The number of fatal and non-fatal drug overdoses in Louisville has steadily decreased since reaching record highs in February, as the city, region and country continue to brace with the opioid addiction crisis and the increased presence of fentanyl, an opioid as much as 100 times more powerful than heroin.
In February, nearly 400 patients on Louisville EMS overdose runs were administered a dose of naloxone — the drug used to revive someone who has overdosed on opioids — by first responders at the scene, smashing the previous high set in May of 2016. That same month, the Jefferson County Coroner’s office reported 53 fatal drug overdoses, 11 more than the highest monthly total in 2016 — a year in which Louisville broke all previous records in fatal and non-fatal overdoses.
However, records from Louisville EMS and LMPD show that both figures have steadily decreased through the summer and into this fall, though still surpassing figures from just two years ago.
In October, 139 patients on EMS overdose runs received at least one dose of naloxone, the lowest monthly total in Louisville since July of 2016 and nearly a third of the total from February. The number of patients receiving naloxone has decreased in each of the past four months, and has not surpassed 200 in each of the past seven months — compared to last year, in which this never happen in three consecutive months.
Though this decline in recent months is encouraging, it should be noted that these totals of opioid overdose victims is still considerably higher than those seen in 2015, which typically ranged from 50 to 100.
According to an internal LMPD report obtained by IL, the number of suspected fatal drug overdoses investigated by the department has also fallen sharply since a spike in February. LMPD investigated 48 fatal overdose cases in February, but such cases have not reached even half of that total in the following months.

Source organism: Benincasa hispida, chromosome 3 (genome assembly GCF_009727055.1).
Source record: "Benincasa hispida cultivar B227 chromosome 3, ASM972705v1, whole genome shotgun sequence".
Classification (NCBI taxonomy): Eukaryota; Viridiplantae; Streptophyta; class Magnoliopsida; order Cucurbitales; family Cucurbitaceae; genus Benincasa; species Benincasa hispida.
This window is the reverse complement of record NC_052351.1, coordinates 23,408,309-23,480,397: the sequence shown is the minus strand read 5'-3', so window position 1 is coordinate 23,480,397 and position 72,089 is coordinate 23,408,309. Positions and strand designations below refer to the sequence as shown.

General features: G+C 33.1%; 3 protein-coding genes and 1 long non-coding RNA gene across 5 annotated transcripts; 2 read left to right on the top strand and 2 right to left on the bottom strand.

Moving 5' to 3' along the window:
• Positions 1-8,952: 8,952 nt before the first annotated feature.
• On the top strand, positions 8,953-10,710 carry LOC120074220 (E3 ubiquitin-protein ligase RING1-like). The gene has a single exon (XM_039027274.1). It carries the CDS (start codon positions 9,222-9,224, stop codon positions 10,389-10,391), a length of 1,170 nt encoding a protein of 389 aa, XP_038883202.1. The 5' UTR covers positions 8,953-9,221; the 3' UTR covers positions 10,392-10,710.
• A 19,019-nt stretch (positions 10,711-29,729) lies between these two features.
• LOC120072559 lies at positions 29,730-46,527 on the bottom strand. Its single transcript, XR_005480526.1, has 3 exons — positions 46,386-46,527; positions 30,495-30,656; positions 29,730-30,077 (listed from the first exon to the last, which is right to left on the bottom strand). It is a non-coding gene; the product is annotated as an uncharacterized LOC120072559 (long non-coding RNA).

Despite the decline in recent months, the 220 fatal overdoses investigated by LMPD through the end of October still far outpaces the number from that same period in 2016, with the same trend holding true for the 2,201 patients receiving naloxone on overdose runs through this October.
In the cases investigated by LMPD this year in which a drug is suspected of causing the fatal overdose, in roughly 75 percent of those cases, the drug in question is an opioid. Through the first five months of 2017, records from the local coroner’s office show that opioids of any kind — including fentanyl, heroin and prescription painkillers — were involved in 81 percent the county’s fatal overdoses.
Dr. Sarah Moyer, the director of the Louisville Metro Department of Public Health and Wellness, told IL in a statement that she is encouraged to see the number of overdoses continuing to decline in recent months, but “one death from overdose is one too many.”
“There are multiple efforts involved in tackling the opioid epidemic, but certainly blanketing the community with NARCAN (the most common name brand for naloxone) is a strategy that has been successful in other cities and it’s definitely helping here,” said Moyer.